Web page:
Lessons from Susa

January 14, 2019

by: Cheryl Hauer, Vice President

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On March 20–21, the Jewish community worldwide will enjoy one of the happiest festivals in their yearly cycle. Today, the holiday known as Purim (Feast of Esther) is celebrated by increasing numbers of Christians as well. It’s a time of frivolity, dressing in costumes, giving gifts of food to the needy and lots of boisterous and exuberant partying. The celebration, as commanded in the book of Esther, commemorates the deliverance of the Jewish people in Persia from a nearly successful plan to destroy them completely. Were it not for the courage of Mordechai and his niece, Queen Esther, the plot of evil Haman would have succeeded and thousands of Jewish people—some experts believe as much as 20% of the population of Persia at the time—would have been slaughtered.

On the surface, it is a beautiful story. Countless movies, books and even cartoons have been created to share the rags-to-riches saga of poor but beautiful Jewish Hadassah, who wins the heart of the king and becomes Esther, Queen of all Persia. Few of them, however, bear much of a resemblance to the story as it is recounted in the Bible. In reality, this was no fairy tale. It’s the account of a violent period in the history of the Jewish people, when young girls were torn by force from their families and the Persian Jews were forced to defend themselves against a decree of genocide.

Esther’s Story in Context

Israel’s life in the Diaspora began in 722 BC when the Northern Kingdom fell to the Assyrians. As a strategy, these conquerors forced newly subjugated people to migrate in large numbers to other areas of the empire. The region was, therefore, a melting pot of diverse cultures, religions and languages, or as the Jewish Virtual Library calls it, “a vast experiment in cultural mixing.” It was the Assyrian monarch, Sargon II, who forcefully relocated the Jews from Israel, allowing them to establish Jewish infrastructure, create Jewish cities and communities, build Jewish schools and live in relative peace and comfort. By the time the Southern Kingdom was conquered by Babylon and Israel’s brightest and best were exiled to the same region, now under Babylonian control, a secure community with a strong sense of Jewish identity awaited them.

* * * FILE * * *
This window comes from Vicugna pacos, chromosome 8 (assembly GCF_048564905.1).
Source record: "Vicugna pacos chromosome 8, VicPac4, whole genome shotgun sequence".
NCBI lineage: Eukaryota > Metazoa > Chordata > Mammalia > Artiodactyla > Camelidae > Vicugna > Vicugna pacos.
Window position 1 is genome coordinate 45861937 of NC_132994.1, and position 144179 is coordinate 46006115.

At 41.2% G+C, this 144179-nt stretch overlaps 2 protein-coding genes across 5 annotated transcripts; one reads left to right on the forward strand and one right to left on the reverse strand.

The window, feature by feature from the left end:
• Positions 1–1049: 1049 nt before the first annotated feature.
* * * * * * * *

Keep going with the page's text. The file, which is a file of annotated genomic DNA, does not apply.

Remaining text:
Seventy years later, when the Babylonians fell to the Persians and the Jewish people were permitted to return to Jerusalem to rebuild the walls of the city, the vast majority chose to stay in Babylon under Persian domination. It is estimated that there were a million or more Jews living in the Persian Empire at that time, of which only 42,000 returned to Israel. The Diaspora community flourished as a center of Jewish learning and spirituality. Persian leaders respected Jewish laws and customs and allowed Jewish leaders a degree of autonomy within their communities. Their treatment of the Jewish people was so appreciated that the Talmud (rabbinic commentary on Jewish tradition and the Hebrew Scriptures) says a picture of Susa (the capital of the Persian Empire, also called Shushan) should be carved on the eastern gate of the Temple in Jerusalem.